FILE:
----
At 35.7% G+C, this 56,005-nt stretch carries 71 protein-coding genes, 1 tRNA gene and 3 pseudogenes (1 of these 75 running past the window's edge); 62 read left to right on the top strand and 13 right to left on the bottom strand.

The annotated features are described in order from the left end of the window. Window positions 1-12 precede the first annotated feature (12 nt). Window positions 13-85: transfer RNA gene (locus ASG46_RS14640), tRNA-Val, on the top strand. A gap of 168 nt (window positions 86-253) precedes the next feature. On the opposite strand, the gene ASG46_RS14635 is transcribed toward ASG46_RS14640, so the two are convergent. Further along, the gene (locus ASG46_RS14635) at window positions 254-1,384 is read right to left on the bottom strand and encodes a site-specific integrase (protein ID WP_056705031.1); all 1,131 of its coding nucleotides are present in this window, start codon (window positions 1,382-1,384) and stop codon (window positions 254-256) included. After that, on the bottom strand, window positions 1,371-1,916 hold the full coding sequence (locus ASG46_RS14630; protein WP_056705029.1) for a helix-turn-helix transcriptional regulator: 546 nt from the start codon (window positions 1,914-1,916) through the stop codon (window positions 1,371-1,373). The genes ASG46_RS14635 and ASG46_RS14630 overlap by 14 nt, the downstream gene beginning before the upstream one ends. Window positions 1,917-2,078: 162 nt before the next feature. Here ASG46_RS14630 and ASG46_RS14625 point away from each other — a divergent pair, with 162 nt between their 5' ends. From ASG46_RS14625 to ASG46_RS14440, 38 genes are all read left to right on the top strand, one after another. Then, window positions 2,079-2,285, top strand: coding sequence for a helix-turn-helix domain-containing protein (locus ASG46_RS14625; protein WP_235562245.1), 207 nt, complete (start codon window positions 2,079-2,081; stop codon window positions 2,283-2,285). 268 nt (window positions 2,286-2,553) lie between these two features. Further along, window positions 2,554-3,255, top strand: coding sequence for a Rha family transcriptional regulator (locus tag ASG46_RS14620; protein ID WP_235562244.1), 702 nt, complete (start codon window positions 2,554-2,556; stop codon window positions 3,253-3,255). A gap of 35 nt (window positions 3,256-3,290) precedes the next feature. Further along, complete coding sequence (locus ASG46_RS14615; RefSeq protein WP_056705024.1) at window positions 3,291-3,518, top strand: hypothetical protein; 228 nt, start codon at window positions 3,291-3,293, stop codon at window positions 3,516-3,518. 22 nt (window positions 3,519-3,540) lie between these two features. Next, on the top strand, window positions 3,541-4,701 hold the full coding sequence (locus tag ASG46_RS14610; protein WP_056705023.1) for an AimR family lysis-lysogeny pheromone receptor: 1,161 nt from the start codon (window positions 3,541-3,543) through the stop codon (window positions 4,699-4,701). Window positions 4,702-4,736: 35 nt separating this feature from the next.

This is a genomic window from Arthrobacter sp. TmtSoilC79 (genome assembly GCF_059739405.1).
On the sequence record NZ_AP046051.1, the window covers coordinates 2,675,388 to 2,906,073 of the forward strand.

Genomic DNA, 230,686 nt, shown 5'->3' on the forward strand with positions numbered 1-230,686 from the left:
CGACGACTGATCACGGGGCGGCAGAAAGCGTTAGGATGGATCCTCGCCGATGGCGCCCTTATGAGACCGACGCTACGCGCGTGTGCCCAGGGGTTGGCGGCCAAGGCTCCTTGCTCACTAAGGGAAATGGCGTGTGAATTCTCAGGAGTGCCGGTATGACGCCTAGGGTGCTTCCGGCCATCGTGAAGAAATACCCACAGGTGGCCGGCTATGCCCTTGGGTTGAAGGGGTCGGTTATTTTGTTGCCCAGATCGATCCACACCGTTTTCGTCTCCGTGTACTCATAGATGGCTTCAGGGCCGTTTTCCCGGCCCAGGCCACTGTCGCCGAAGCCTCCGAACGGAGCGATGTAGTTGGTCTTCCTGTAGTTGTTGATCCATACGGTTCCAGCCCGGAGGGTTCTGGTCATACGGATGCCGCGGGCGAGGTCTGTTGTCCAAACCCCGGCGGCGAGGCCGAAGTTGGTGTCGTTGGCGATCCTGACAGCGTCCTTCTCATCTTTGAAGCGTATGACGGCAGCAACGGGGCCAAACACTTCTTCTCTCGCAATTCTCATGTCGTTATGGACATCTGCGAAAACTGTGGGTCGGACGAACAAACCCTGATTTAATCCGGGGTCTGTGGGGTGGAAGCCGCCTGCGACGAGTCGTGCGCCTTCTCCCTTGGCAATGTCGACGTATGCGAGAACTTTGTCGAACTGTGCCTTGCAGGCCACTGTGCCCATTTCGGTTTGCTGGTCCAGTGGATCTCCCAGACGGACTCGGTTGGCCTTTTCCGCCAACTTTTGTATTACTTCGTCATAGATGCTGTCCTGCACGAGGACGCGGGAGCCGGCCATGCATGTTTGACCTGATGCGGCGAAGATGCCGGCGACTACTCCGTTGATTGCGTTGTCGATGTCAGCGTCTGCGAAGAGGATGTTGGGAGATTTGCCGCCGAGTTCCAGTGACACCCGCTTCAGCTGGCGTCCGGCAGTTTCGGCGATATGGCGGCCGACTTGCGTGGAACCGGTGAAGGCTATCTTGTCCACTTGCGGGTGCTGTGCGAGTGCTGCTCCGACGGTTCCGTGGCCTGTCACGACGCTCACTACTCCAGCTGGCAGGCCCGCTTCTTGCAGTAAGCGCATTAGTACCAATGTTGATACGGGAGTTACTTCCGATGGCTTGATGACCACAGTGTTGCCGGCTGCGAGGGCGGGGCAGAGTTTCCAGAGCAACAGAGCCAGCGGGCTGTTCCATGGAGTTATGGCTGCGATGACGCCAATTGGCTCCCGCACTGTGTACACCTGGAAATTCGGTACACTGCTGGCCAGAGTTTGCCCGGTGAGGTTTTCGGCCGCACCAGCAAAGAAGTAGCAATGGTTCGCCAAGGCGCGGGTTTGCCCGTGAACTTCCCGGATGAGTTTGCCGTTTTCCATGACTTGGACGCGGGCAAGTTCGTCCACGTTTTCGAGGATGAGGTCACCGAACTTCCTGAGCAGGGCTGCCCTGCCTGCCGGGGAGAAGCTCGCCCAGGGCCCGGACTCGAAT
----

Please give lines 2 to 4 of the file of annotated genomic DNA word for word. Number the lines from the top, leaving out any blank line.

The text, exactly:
The annotated features are described in order from the left end of the window. Window positions 1-12 precede the first annotated feature (12 nt). Window positions 13-85: transfer RNA gene (locus ASG46_RS14640), tRNA-Val, on the top strand. A gap of 168 nt (window positions 86-253) precedes the next feature. On the opposite strand, the gene ASG46_RS14635 is transcribed toward ASG46_RS14640, so the two are convergent. Further along, the gene (locus ASG46_RS14635) at window positions 254-1,384 is read right to left on the bottom strand and encodes a site-specific integrase (protein ID WP_056705031.1); all 1,131 of its coding nucleotides are present in this window, start codon (window positions 1,382-1,384) and stop codon (window positions 254-256) included. After that, on the bottom strand, window positions 1,371-1,916 hold the full coding sequence (locus ASG46_RS14630; protein WP_056705029.1) for a helix-turn-helix transcriptional regulator: 546 nt from the start codon (window positions 1,914-1,916) through the stop codon (window positions 1,371-1,373). The genes ASG46_RS14635 and ASG46_RS14630 overlap by 14 nt, the downstream gene beginning before the upstream one ends. Window positions 1,917-2,078: 162 nt before the next feature. Here ASG46_RS14630 and ASG46_RS14625 point away from each other — a divergent pair, with 162 nt between their 5' ends. From ASG46_RS14625 to ASG46_RS14440, 38 genes are all read left to right on the top strand, one after another. Then, window positions 2,079-2,285, top strand: coding sequence for a helix-turn-helix domain-containing protein (locus ASG46_RS14625; protein WP_235562245.1), 207 nt, complete (start codon window positions 2,079-2,081; stop codon window positions 2,283-2,285). 268 nt (window positions 2,286-2,553) lie between these two features. Further along, window positions 2,554-3,255, top strand: coding sequence for a Rha family transcriptional regulator (locus tag ASG46_RS14620; protein ID WP_235562244.1), 702 nt, complete (start codon window positions 2,554-2,556; stop codon window positions 3,253-3,255). A gap of 35 nt (window positions 3,256-3,290) precedes the next feature. Further along, complete coding sequence (locus ASG46_RS14615; RefSeq protein WP_056705024.1) at window positions 3,291-3,518, top strand: hypothetical protein; 228 nt, start codon at window positions 3,291-3,293, stop codon at window positions 3,516-3,518. 22 nt (window positions 3,519-3,540) lie between these two features. Next, on the top strand, window positions 3,541-4,701 hold the full coding sequence (locus tag ASG46_RS14610; protein WP_056705023.1) for an AimR family lysis-lysogeny pheromone receptor: 1,161 nt from the start codon (window positions 3,541-3,543) through the stop codon (window positions 4,699-4,701). Window positions 4,702-4,736: 35 nt separating this feature from the next.

This is a genomic window from Arthrobacter sp. TmtSoilC79 (genome assembly GCF_059739405.1).
On the sequence record NZ_AP046051.1, the window covers coordinates 2,675,388 to 2,906,073 of the forward strand.